1731 is the year of the second Peace of Vienne, signed by Austria (the Holy Roman Empire), Spain, Gr.Britain and the Dutch Republic. The print gives Mercuur on a pedestal showing Europa an image of the Spanish crownprince Carlos. His heritage of his mothersside, the duchy of Parme in Italy, appears to be acceptable to the European powers. Europa reacts relieved at the news. (27_05) On the right Peace sitting relaxed with armories at her feet. Behind her the tomb of the deceased king of Denmark, Frederik IV. The bull looks again from behind Europa.
In the explanation of the titleplate it says: "Why Euroop appears to show - Her hope in top will grow" (hope for lasting peace)
Nicolas-Jean Hugou de Bassville, 1743-1793, was a journalist, writer and during the French Convention he became diplomat and secretary of the French delegation in Naples. Before the explosion of the French revolution he wrote in French parts of the Greek mythology, issued in 1784. He analysed it and added comments on the known epos and poems of Homer and Virgil. Concerning Europe'myth, he added a fragment of the phoenician historian De Sanchoniaton, translated in Greek by Philon Bybliusin the first century, Although there are no writings known by him. The Phoenician writer, who was supposed to live in the period of the Trojan war, is now considered to be a forgery by Philon. Philon adhered to the doctrine of Euhemerus, which does find a historical proof in the writings of the Phoenician. In his writings are also mentioned the myth of Europe, supposed to be of Phoenician descent.
De Bassville's comments on the Europa myth remain in the traditional explanations of his time, which are based broadly on Ovid's Metamorphoses. The 24 engravings are from Bernard Picard and les Cochins. It is likely that Bernard Picard did the Europe prent.
April 16th Antwerp
Sorry for the late date, my Lady, Tony Waterreus, passed away on the 3rd of this month.
The Chinese Lacquer Art has existed for thousand of years. It was only in the 17 and 18th century it was taken up in Europe. Very much like the effects of the confrontation with imported Chinese porcelain. The composition of Chinese lacquer origines from specific Chinese trees. In Europe the highest quality lacquer was obtained in France by the family Martin. European lacquer was made of a combination of shellac, and resins of kopal and sandrak. After 1750 lacquer was made on a basis of oil or "peinture à huile verniepolie". Many rococo style paintings were used as an inspiration for decoration of furniture and smaller products with this lacquer paint.
Picture 27_14 shows a needlecase with a halfway top with tortoiseshell lining and gold mounting. In lower picture Europe is sitting on the bull. A maiden and a cupido is helping her with covering the neck of the bull with flowers. When turning the needlecase around an additional maiden shows up. The painting is said to be after the style of François Boucher. Although the half-naked Triton in Boucher's painting does not show up and the number of persons and their position are all rather free interpretations. But surely the style is rococo.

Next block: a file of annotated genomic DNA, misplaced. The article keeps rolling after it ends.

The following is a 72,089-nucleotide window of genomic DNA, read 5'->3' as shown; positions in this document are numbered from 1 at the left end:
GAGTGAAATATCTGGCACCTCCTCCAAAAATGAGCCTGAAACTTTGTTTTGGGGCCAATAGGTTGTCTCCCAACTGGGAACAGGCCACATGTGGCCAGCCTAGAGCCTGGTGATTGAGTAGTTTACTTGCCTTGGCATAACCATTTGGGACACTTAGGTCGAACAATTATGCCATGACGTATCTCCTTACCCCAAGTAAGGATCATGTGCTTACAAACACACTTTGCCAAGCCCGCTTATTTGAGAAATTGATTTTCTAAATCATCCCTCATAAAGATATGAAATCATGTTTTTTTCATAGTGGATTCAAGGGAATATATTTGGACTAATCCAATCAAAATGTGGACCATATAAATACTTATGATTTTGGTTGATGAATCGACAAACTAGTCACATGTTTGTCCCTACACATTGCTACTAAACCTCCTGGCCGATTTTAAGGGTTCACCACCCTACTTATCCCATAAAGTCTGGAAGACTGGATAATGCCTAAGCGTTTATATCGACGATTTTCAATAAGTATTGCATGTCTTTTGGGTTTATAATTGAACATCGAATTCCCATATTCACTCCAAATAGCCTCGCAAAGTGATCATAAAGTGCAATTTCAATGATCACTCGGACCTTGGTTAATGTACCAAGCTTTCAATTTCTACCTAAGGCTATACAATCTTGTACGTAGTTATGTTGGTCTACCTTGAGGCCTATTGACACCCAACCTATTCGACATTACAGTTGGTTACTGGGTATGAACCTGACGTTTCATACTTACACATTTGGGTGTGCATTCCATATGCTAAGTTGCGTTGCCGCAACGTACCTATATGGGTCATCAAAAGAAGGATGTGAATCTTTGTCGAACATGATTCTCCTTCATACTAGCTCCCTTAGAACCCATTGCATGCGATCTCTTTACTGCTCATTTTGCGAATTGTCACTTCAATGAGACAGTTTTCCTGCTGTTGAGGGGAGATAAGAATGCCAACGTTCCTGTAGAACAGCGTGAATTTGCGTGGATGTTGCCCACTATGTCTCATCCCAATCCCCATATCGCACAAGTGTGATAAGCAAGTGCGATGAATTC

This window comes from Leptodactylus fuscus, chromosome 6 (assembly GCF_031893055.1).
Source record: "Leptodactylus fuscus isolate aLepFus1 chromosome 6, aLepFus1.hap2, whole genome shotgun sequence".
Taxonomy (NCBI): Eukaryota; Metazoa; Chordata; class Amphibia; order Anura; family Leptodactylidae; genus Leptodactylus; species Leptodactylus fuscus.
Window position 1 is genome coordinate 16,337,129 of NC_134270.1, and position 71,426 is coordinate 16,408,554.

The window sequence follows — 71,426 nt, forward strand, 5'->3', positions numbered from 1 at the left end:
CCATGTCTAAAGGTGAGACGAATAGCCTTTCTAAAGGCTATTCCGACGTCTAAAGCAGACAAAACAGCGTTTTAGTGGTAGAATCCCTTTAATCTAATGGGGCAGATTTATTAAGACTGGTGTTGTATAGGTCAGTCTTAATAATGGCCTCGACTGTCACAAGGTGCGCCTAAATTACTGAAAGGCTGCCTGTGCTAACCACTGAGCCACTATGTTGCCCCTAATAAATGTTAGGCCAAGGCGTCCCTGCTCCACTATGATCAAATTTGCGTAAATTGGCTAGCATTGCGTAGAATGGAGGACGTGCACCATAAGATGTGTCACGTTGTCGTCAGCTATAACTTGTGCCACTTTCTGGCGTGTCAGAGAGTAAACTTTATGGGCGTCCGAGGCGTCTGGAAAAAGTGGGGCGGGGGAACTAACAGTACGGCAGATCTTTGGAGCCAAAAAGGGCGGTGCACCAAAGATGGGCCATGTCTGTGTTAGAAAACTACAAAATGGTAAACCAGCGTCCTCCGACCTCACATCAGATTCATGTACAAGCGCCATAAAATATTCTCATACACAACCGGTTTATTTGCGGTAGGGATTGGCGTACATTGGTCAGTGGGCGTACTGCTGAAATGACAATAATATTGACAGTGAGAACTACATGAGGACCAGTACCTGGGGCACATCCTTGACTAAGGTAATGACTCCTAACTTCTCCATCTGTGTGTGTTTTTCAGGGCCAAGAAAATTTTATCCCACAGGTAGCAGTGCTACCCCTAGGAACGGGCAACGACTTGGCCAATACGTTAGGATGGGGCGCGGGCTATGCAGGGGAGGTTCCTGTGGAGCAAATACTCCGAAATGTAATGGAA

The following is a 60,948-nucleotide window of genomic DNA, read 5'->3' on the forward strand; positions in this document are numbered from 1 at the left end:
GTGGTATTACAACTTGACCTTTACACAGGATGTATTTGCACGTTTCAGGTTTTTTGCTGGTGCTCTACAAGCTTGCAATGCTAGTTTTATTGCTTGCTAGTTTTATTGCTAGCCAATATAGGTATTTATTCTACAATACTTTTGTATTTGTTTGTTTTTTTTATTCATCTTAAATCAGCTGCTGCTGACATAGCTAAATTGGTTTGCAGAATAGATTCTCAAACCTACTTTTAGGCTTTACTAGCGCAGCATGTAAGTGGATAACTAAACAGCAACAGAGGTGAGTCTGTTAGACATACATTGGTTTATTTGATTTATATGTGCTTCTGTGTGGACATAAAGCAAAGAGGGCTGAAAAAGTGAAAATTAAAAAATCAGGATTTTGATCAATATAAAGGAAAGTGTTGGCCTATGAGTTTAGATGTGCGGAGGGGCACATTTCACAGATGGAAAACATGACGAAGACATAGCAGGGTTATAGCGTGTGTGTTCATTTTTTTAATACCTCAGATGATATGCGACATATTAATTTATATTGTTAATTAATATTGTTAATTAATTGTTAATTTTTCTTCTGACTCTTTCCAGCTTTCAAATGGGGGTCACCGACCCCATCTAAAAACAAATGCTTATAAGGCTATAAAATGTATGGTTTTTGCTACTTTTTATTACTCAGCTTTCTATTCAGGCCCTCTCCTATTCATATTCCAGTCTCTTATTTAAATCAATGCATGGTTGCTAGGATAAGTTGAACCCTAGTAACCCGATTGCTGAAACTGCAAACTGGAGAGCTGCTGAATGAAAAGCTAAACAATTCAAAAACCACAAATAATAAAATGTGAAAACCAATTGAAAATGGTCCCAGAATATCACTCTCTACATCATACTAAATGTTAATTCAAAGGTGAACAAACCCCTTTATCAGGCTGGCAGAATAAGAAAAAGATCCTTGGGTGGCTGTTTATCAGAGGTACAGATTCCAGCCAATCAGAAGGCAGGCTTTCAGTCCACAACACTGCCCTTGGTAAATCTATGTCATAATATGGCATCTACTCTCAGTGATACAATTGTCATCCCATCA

Sources are Museum für Lackkunst, Münster and an article Vernis Martin by Annemarie Klootwijk in the February issue of this year of Collect, Gent, België
The Hague, Kijkduin, 1 Mei
A versatile Dutch artist, Hariie Geelen, born in 1939, studied Dutch literature, but beside writer of books, songs, television series, mostly for the young, he became also a designer, illustrator, drawing books with cartoonstories, etc. He illustrated about all the books of the Dutch writer, Imme Dros, his wife. Amongst many others she retold and rewrote several known Greek classical stories and myths. In 2012 her 'Griekse Mythen' was published by Querido, Amsterdam-Antwerpen, Of course again illustrated by her husband, invcluding the myth of Europe.
His Europe illustration is kept very basic, no emotions, no mediterreanean influences, no flowers. The style here reflects a kind of naive art.
's Hertogenbosch, June 1st, Pam Weiler - Gerritsen
The much debated European Parliament elections of this May, 2014, resulted in an Europa front prent of The Economist, May 31st-June 6th
In its comments, Europe is floored by the bull, representing the member states. The latter showed an upsurge of Eurosceptic parties, interpreted by the weekly as European Teaparties. Nevertheless, Europe appears to be readying herself to confront the bull again on the decision of a democratic appointment of the President of the European Commission.
June 1st, your commentator